Russia and America were trying to be allies, not shoot at each other on their quiet, shared border. They had attacked, withdrawn, attacked again, as if the crew was following a stream of conflicting orders. They were not returning Mikki's fire. Clearing water from his eyes, Rake saw the woman, trying to swim, knowing the direction she needed to go. The remnants of the patrol boat's wake splashed around him. Mikki guided the dinghy toward her.
Rake held her, keeping her head above the surface, careful not to grasp too hard, not knowing where she had been shot. Mikki lifted her gently under the shoulders, sliding her over and laying her on a blanket. He hauled Rake in, then opened full throttle. The thrust of the engine put the bow in the air and the stern further down in the water. The Russians didn't fire again. Nor did they cross into American territory. Mikki swung toward Little Diomede island, bringing back the throttle to ease the bumps. Rake checked the woman's vital signs. There was a pulse. She was shivering. There was a wound in the lower right leg. Judging from rips in the clothing, she had been hit by at least two rounds in the torso. Her breathing was light and erratic.
'Look at me.' Rake gently pressed his hand against her cheek. 'Stay with us. You're going to be fine. We'll have you dry and warm in a few minutes.'
Her eyes opened, expressionless, and closed.
'What's your name?' Keep her engaged. Keep hope. Keep her alive. 'Look at me.'
She was in her mid-thirties, Asiatic features, with short dark hair and a rounded face with a sharp chin. She wore a one-piece green waterproof, its top shredded. Underneath, her clothes were wrong for the environment, as if she had bought them from an expensive city camping store.
She opened her eyes again, bloodshot with salt water. 'We've got you.' He gently held her hand.
Her eyes moved jaggedly left to right, until they focused on Rake. Something seemed to ripple through her, something she understood. Her voice was faint, barely audible.
'You are safe,' said Rake.
'No. Not safe.' She had enough strength to squeeze his hand. 'Not safe,' she repeated.
The island of Little Diomede was covered in a thin haze that swirled around small houses built on stilts up the steep hillside. Islanders stood with a stretcher on the rocky beach encircled with large dark boulders in a tiny bay which kept the water calm. The aluminum hull jolted and scraped on pebbles as Mikki brought the dinghy ashore. Strong hands pulled it in.
'This is America,' Rake told the injured woman. 'You made it. We're going to get you—'
'Not safe,' she said again, her voice quivering.
Rake was about to give the signal to transfer from the boat to the stretcher when he heard Carrie's voice from the hillside. 'Wait.' Blonde hair tied in a bun, dressed in a green smock, a large medical rucksack slung over her shoulder, she ran down narrow concrete paths, along rough ground toward the jetty, jumped onto a boulder and then to the beach. 'Wait,' she repeated. 'I need to check her injuries.'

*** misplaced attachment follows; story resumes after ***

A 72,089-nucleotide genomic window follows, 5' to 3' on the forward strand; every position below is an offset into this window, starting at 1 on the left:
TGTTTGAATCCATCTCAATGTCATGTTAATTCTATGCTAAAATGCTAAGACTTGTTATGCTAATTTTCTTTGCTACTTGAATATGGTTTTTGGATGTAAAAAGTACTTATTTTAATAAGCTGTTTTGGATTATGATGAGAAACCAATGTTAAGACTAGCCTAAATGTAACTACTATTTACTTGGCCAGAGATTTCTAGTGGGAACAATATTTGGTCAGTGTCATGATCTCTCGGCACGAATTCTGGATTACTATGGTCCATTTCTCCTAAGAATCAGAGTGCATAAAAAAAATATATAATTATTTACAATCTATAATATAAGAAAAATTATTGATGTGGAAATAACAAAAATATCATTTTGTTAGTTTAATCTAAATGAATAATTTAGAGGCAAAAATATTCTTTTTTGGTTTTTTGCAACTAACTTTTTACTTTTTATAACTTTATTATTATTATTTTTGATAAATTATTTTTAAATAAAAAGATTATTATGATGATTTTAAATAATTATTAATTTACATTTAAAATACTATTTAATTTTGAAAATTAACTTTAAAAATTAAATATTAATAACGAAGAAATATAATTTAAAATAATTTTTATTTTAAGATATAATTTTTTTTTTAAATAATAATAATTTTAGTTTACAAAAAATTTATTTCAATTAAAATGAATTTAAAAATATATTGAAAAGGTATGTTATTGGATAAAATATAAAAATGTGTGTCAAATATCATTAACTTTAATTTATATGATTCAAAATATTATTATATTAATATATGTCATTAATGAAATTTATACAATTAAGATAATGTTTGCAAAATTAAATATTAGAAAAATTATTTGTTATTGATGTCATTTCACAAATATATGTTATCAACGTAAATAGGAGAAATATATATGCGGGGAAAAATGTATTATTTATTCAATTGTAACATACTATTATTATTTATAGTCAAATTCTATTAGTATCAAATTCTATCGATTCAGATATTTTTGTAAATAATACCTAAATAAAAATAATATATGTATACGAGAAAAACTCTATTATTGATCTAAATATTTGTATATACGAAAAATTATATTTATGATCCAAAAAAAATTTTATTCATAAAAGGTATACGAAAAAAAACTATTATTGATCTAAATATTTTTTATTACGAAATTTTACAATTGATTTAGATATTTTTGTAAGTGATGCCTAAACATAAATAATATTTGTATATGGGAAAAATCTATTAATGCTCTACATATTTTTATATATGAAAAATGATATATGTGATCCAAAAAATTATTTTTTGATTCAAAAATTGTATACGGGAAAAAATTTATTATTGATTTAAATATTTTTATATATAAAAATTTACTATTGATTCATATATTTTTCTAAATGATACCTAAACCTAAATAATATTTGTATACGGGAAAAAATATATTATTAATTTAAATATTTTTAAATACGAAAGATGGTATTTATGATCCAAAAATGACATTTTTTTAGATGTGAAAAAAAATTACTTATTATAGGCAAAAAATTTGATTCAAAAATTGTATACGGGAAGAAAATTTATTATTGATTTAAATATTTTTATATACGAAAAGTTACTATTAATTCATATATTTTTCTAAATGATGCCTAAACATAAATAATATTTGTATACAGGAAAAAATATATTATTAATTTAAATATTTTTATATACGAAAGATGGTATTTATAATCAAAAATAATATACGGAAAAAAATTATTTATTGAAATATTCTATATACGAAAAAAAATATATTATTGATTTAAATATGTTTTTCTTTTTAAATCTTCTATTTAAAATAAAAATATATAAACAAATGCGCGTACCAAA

The islanders stepped aside. The woman lay across the middle seat of the dinghy, her back straight, her feet down, her breathing shallow, her face blotched with pinks and reds, wrinkled from cold salt water. Her eyes stayed fixed upwards at the sky. A black bang of hair tufted across to the left of her forehead, stuck in congealed blood gashed from her ear.
Carrie barely acknowledged Rake and the others. Her concentration focused on the wounded woman. 'What happened?' she asked while checking her pulse.
'Gunshot wounds,' said Rake. 'Right leg. And somewhere in the torso.'
Carrie's expression was unfazed, face sharp, skin drawn tight across prominent cheek bones. She unzipped her rucksack, pulled out a metallic bandage pack containing a combat gauze impregnated with a clotting agent to stop bleeding. She unraveled the gauze, laid it across the upper right leg and gave it a second to start soaking up blood. Joan Ahkaluk, the island nurse, took over holding it. The woman winced. Her eyes squeezed shut.
'We're going to lift you,' Carrie told her. 'It will hurt.' There was no response. Rake gave the count—one, two, three, lift. In a second, she was on the stretcher. Joan laid a pillow under her head, rested her left fingers on the pulse and held down the gauze with her right hand. Treading smoothly over the rocky ground, they carried the woman to the school, a large modern building on the edge of the settlement. Mikki slipped his rifle into the case and asked, 'Who the hell is she?'